The grass genera of the world

L. Watson, T.D. Macfarlane, and M.J. Dallwitz

Psammochloa A. Hitchc.

Habit, vegetative morphology. Robust perennial; rhizomatous to stoloniferous. Culms 20–120 cm high (? - ‘resembling Ammophila in appearance’); herbaceous; unbranched above. Culm nodes hidden by leaf sheaths. Leaves non-auriculate. Leaf blades broad (loosely inrolled); not pseudopetiolate. Ligule an unfringed membrane; up to 5–10 mm long.

Reproductive organization. Plants bisexual, all with bisexual spikelets; with hermaphrodite florets.

Inflorescence. Inflorescence paniculate; open (diffuse); espatheate; not comprising ‘partial inflorescences’ and foliar organs. Spikelet-bearing axes persistent. Spikelets not secund; pedicellate.

Female-fertile spikelets. Spikelets not noticeably compressed; disarticulating above the glumes. Rachilla terminated by a female-fertile floret. Hairy callus absent.

Glumes present; two; more or less equal; somewhat shorter than the spikelets to exceeding the spikelets; long relative to the adjacent lemmas (sometimes slightly shorter than them); awnless; non-carinate; similar. Lower glume 5–7 nerved. Upper glume 5–7 nerved. Spikelets with female-fertile florets only; without proximal incomplete florets.

Female-fertile florets 1. Lemmas not convolute; decidedly firmer than the glumes; not becoming indurated (chartaceous); entire to incised (square to slightly notched); not deeply cleft; awned. Awns 1; median; from a sinus to dorsal; non-geniculate; straight; deciduous. Lemmas densely hairy; non-carinate; 7–9 nerved. Palea present; relatively long (closely resembling the lemma); entire (acute); textured like the lemma; several nerved (5–9 nerved, hairy); keel-less. Lodicules present; 3; free; membranous; ciliate (near apex); not toothed; not or scarcely vascularized. Stamens 3. Anthers penicillate, or not penicillate. Ovary apically glabrous. Styles free to their bases. Stigmas 2; white.

Fruit, embryo and seedling. Fruit free from both lemma and palea; medium sized, or large (8–11 mm long); not noticeably compressed. Hilum long-linear. Pericarp free. Embryo small; not waisted. Endosperm hard; containing compound starch grains. Embryo with an epiblast; without a scutellar tail; with a negligible mesocotyl internode. Embryonic leaf margins meeting.

Abaxial leaf blade epidermis. Costal/intercostal zonation conspicuous. Papillae absent. Mid-intercostal long-cells having markedly sinuous walls. Microhairs absent. Stomata common; (31.5–)34.5–36(–39) microns long. Subsidiaries low to high dome-shaped, or triangular. Intercostal short-cells common; not paired (arranged like the costals); silicified. Intercostal silica bodies cubical. Costal short-cells neither distinctly grouped into long rows nor predominantly paired. Costal silica bodies horizontally-elongated smooth, rounded, and tall-and-narrow (or cubical); not sharp-pointed.

Transverse section of leaf blade, physiology. C3; XyMS+. Mesophyll with non-radiate chlorenchyma. Leaf blade with distinct, prominent adaxial ribs; with the ribs very irregular in sizes. Midrib not readily distinguishable; with one bundle only. Bulliforms present in discrete, regular adaxial groups (at the bases of the furrows); in simple fans. All the vascular bundles accompanied by sclerenchyma. Combined sclerenchyma girders present (with all the bundles); forming ‘figures’. Sclerenchyma not all bundle-associated. The ‘extra’ sclerenchyma in abaxial groups (in the form of small abaxial strands midway between the bundles).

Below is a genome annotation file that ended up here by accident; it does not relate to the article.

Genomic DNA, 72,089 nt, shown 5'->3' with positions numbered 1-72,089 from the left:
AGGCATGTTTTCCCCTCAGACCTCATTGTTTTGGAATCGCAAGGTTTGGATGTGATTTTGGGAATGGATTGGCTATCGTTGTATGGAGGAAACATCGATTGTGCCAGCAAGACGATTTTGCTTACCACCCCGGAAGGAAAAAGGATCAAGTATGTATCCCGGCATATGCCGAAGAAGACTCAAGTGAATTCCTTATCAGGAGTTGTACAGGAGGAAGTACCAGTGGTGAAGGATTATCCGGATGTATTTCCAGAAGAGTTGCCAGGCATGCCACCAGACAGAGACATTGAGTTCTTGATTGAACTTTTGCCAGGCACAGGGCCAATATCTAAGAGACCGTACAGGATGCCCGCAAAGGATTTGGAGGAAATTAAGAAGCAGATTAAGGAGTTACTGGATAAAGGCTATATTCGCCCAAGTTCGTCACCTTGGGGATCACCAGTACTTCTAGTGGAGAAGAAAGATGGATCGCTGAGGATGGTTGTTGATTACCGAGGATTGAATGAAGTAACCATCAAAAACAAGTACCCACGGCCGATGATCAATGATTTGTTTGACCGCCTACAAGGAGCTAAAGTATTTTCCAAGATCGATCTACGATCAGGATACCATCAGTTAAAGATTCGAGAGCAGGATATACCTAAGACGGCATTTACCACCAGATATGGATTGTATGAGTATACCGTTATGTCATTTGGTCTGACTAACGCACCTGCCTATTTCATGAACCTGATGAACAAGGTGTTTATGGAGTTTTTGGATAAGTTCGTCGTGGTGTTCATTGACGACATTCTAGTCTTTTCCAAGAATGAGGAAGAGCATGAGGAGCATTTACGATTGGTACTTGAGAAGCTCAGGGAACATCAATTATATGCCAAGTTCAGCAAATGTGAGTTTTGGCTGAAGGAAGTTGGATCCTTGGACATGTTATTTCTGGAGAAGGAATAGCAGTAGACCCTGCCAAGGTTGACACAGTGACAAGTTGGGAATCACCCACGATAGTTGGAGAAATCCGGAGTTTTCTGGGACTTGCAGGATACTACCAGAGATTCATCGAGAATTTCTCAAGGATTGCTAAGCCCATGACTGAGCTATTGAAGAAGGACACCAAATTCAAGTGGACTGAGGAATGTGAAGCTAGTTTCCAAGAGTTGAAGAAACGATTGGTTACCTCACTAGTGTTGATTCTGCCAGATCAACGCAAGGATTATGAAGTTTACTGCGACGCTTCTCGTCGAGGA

Classification. Watson & Dallwitz (1994): Stipoideae; Stipeae. Soreng et al. (2015): Pooideae; Stipeae. 1 species (P. villosa).

Distribution, phytogeography, ecology. Gobi Desert.

Xerophytic; species of open habitats. A robust, Ammophila-like sandbinder.

Rusts and smuts. Rusts — Puccinia.

References, etc. Morphological/taxonomic: Bor 1951; Macfarlane and Watson 1980. Leaf anatomical: Metcalfe 1960, and studied by us.

Illustrations. • P. villosa, as Arundo: Trinius, Species Graminum III (1836)

We advise against extracting comparative information from the descriptions. This is much more easily achieved using the DELTA data files or the interactive key, which allows access to the character list, illustrations, full and partial descriptions, diagnostic descriptions, differences and similarities between taxa, lists of taxa exhibiting or lacking specified attributes, distributions of character states within any set of taxa, geographical distribution, and classifications. See also Guidelines for using data taken from Web publications.

Cite this publication as: ‘Watson, L., Macfarlane, T.D., and Dallwitz, M.J. 1992 onwards. The grass genera of the world: descriptions, illustrations, identification, and information retrieval; including synonyms, morphology, anatomy, physiology, phytochemistry, cytology, classification, pathogens, world and local distribution, and references. Version: 11th December 2017.’.